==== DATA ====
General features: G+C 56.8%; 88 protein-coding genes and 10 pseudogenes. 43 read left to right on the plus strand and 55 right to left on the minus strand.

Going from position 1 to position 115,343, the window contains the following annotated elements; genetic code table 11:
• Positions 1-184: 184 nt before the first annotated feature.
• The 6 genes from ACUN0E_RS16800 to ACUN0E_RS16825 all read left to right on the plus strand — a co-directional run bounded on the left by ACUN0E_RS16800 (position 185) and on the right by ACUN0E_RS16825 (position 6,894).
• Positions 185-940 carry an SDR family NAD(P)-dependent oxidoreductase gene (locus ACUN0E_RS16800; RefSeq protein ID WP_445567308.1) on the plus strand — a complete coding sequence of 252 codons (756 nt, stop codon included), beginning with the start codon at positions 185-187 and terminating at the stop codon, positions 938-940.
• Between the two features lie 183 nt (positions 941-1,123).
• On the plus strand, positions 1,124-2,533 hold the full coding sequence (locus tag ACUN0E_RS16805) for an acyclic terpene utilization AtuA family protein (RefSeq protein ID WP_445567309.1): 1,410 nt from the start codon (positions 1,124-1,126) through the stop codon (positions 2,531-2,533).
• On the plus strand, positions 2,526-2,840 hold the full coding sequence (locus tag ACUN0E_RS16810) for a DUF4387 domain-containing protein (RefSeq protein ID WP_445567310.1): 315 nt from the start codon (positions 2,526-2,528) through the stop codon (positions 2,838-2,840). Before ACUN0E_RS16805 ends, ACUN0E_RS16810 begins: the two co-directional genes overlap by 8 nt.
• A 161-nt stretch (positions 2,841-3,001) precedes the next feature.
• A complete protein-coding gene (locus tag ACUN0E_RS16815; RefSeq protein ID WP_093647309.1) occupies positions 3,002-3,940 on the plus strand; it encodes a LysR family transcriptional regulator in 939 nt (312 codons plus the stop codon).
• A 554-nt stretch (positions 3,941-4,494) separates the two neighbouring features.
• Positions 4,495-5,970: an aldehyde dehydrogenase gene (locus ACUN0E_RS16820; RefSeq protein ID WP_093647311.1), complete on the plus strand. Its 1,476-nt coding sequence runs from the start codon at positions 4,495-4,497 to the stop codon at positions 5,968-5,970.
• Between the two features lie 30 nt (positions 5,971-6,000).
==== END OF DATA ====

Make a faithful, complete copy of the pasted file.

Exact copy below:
General features: G+C 56.8%; 88 protein-coding genes and 10 pseudogenes. 43 read left to right on the plus strand and 55 right to left on the minus strand.

Going from position 1 to position 115,343, the window contains the following annotated elements; genetic code table 11:
• Positions 1-184: 184 nt before the first annotated feature.
• The 6 genes from ACUN0E_RS16800 to ACUN0E_RS16825 all read left to right on the plus strand — a co-directional run bounded on the left by ACUN0E_RS16800 (position 185) and on the right by ACUN0E_RS16825 (position 6,894).
• Positions 185-940 carry an SDR family NAD(P)-dependent oxidoreductase gene (locus ACUN0E_RS16800; RefSeq protein ID WP_445567308.1) on the plus strand — a complete coding sequence of 252 codons (756 nt, stop codon included), beginning with the start codon at positions 185-187 and terminating at the stop codon, positions 938-940.
• Between the two features lie 183 nt (positions 941-1,123).
• On the plus strand, positions 1,124-2,533 hold the full coding sequence (locus tag ACUN0E_RS16805) for an acyclic terpene utilization AtuA family protein (RefSeq protein ID WP_445567309.1): 1,410 nt from the start codon (positions 1,124-1,126) through the stop codon (positions 2,531-2,533).
• On the plus strand, positions 2,526-2,840 hold the full coding sequence (locus tag ACUN0E_RS16810) for a DUF4387 domain-containing protein (RefSeq protein ID WP_445567310.1): 315 nt from the start codon (positions 2,526-2,528) through the stop codon (positions 2,838-2,840). Before ACUN0E_RS16805 ends, ACUN0E_RS16810 begins: the two co-directional genes overlap by 8 nt.
• A 161-nt stretch (positions 2,841-3,001) precedes the next feature.
• A complete protein-coding gene (locus tag ACUN0E_RS16815; RefSeq protein ID WP_093647309.1) occupies positions 3,002-3,940 on the plus strand; it encodes a LysR family transcriptional regulator in 939 nt (312 codons plus the stop codon).
• A 554-nt stretch (positions 3,941-4,494) separates the two neighbouring features.
• Positions 4,495-5,970: an aldehyde dehydrogenase gene (locus ACUN0E_RS16820; RefSeq protein ID WP_093647311.1), complete on the plus strand. Its 1,476-nt coding sequence runs from the start codon at positions 4,495-4,497 to the stop codon at positions 5,968-5,970.
• Between the two features lie 30 nt (positions 5,971-6,000).